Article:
entire spectacle in person, but my brother’s puke-encrusted clothing,
indeed, testified to a drawn out fight with a very menacing foe.
The third of the seven mixes of death:
drink called ‘gone in 60 seconds,’ which I’ve only seen served at a
single pub in Pretoria. It was after my grandmother’s funeral that my
brother, cousin, uncle, and I decided to wash away the morbid mood of
the day with some of nature’s all-purpose solvent. I was enjoying the
house rum when my brother entertained the barmaids challenge to sample
their signature drink, gone in 60 seconds. My brother was gone, all
right, reduced to babbling and wobbling mere minutes after consuming the
tainted mix. A second gone in 60 seconds would have left him drowning
in a pool of his own vomit, I’m sure. From what I recall, the drink was
almost alchemical in nature, consisting of red wine, stoh rum, and a few
other hard liquors haphazardly thrown into the mix. I think a more
fitting name for this drink would be ‘the iceberg that sank the
The fourth of the seven mixes of death:
never thought that any mere mortal would outlive papsak, but, finally,
it’s been taken off the market. This bootleg, brandless ale has been
menacing fraternal gatherings for decades. And testifying to the danger
of papsak is the fact that no two bags ever tasted the same. That
details the quality control. Luckily, the unknown and unnamed brewers of
this cursed ale clearly sympathized with their customers, which is why
they so thoughtfully provided an inflatable pillow (the very vessel in
which papsak is sold) for when you need it most. But never mind if
someone else steals your pillow, because if you really hammer papsak
hard, your head becomes so mush even a jagged rock feels like an Arabian
The fifth of the seven mixes of death:
one is a phantom to which human senses are blind, and it is, arguably,
the most dangerous mix of all: sheer excess. The fact is that in a fight
that keeps dragging on, any armour will eventually break down, any
sword will eventually dull, and even water can only flow so fast from a
tap. The fifth mix of death lurks wherever stocks of booze rest and the
indiscriminate or inexperienced gather to plunder. The negative effects
if drinking the endless mix can hardly be exaggerated. All crimes of
inebriation have their origins in this practice. The best way I can
describe this phantom is by referencing that epic scene in the opening
cinematic of Diablo 2, which shows a man sitting in a tavern, twitching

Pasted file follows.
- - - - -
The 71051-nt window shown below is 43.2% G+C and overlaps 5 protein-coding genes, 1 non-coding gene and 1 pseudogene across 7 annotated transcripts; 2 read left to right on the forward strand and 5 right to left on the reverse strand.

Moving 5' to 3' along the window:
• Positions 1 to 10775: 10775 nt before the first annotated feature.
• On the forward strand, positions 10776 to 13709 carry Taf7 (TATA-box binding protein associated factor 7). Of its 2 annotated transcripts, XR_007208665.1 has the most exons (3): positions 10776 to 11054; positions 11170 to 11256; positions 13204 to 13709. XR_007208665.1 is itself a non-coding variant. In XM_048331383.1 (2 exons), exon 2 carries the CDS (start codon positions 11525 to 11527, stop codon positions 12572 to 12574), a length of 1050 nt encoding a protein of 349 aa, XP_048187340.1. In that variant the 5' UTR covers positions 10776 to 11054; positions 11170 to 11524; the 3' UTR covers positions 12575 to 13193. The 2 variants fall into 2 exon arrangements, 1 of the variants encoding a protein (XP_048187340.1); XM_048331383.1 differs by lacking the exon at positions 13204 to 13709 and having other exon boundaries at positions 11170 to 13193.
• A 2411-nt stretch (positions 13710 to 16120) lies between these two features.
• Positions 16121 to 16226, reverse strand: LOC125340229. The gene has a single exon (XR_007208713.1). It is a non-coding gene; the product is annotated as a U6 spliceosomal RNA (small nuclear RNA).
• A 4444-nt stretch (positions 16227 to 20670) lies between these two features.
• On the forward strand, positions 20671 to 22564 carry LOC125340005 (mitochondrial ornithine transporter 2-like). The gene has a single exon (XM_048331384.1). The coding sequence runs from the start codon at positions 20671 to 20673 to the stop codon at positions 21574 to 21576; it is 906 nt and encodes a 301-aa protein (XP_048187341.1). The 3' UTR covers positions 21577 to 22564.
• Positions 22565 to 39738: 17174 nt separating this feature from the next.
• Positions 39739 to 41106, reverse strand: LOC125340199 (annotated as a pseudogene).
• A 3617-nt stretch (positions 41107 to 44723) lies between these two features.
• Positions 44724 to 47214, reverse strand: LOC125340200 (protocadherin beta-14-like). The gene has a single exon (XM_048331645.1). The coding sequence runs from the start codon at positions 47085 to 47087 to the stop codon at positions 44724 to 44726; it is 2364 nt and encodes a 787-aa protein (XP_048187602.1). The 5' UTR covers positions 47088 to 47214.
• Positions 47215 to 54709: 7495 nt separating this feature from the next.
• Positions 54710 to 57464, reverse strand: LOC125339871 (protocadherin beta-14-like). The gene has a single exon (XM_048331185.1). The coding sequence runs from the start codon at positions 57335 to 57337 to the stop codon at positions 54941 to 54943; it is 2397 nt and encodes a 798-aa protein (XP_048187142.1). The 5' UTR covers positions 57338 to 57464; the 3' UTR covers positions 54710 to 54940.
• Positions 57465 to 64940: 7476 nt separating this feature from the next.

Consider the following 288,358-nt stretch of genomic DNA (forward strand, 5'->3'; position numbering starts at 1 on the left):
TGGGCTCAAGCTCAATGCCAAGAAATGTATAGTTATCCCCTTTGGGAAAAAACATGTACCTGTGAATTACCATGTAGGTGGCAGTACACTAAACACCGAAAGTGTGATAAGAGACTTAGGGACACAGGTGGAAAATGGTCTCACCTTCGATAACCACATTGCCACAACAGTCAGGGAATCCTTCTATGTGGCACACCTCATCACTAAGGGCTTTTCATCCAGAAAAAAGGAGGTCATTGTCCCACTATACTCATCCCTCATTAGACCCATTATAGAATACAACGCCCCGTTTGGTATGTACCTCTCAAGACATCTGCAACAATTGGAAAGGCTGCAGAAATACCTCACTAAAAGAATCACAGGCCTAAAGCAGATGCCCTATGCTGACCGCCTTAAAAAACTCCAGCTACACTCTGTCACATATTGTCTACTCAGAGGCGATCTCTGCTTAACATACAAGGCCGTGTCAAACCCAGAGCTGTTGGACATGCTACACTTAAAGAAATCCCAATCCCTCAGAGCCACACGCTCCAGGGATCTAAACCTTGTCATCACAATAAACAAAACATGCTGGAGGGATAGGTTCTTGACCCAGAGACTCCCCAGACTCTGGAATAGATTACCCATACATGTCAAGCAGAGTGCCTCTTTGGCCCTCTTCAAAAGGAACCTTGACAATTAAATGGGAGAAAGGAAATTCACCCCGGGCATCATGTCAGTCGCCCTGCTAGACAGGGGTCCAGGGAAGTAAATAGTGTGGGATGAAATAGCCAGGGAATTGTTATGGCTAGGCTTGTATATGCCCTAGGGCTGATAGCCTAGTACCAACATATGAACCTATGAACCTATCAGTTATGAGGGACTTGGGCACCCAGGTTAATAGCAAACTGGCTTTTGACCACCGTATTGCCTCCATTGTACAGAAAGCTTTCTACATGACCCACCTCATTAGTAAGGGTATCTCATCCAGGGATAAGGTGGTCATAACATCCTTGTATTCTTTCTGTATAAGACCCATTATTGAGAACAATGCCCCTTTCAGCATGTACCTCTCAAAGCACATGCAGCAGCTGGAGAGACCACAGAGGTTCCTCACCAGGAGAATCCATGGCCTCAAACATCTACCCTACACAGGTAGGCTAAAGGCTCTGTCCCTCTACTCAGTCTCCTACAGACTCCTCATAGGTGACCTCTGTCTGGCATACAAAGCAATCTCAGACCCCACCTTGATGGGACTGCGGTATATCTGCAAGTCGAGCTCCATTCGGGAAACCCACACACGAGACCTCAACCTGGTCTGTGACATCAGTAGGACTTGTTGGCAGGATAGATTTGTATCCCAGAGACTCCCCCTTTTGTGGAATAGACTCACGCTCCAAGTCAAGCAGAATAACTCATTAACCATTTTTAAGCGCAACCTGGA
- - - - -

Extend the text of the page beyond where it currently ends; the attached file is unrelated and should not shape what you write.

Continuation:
as he tries to contain the demon within him. As he breaks down in
defeat, and all hell breaks loose.
The sixth of the seven mixes of death:
Waragi (to which I dedicated an entire article)
has the reputation of a feared and psychotic African warlord, for it is
just as dangerous. This local mix of bananas and sugar cane, fermented
in a tough under the African sun until flammable, has ruined much of
Ugandan society. The little puddles where this stuff is spilled deter
all forms of life in the area, and the surrounding soil is forever
rendered infertile. If the local population would just stop drinking the
stuff by the bucketful, they could become Africa’s first biofuel
exporter. For the real scholar of the dram, I suggest you look at the
Waragi documentary floating about on YouTube.
The seventh and final mix of death:
one was revealed itself to me here in Singapore. I drank (again,
stupidly, on an empty stomach) a commercial mix of 80-proof bourbon
whisky mixed with honey. This vile liquor is called Wild Turkey American
Honey. While not particularly potent as far as alcohol by volume goes,
the thick, saccharine notes of this concoction soon left me sick and
puking in convulsive fits usually only seen of the demonically
My wife escorted me to a 24-hour clinic to get
charcoal pills. I never told the doctor what I had done, and his remarks
were that whatever I ate or drank was extremely noxious. Even after the
hurling sessions had subsided, my insides felt like they were washed
out with boiling hot bleach.
The resulting hangover was a true
gale force five assault on the senses. It also permanently tainted the
way my palate interprets bourbon. I used to love bourbon as the
occasional alternative to scotch, but after this particular incident,
any type of bourbon now makes me nauseous just at the smell of it.
there you have it, the seven mixes of death. They are not the stuff of
legend, and, undoubtedly, you will encounter one of them sooner or
later—so it’s best you know the fighting style of each.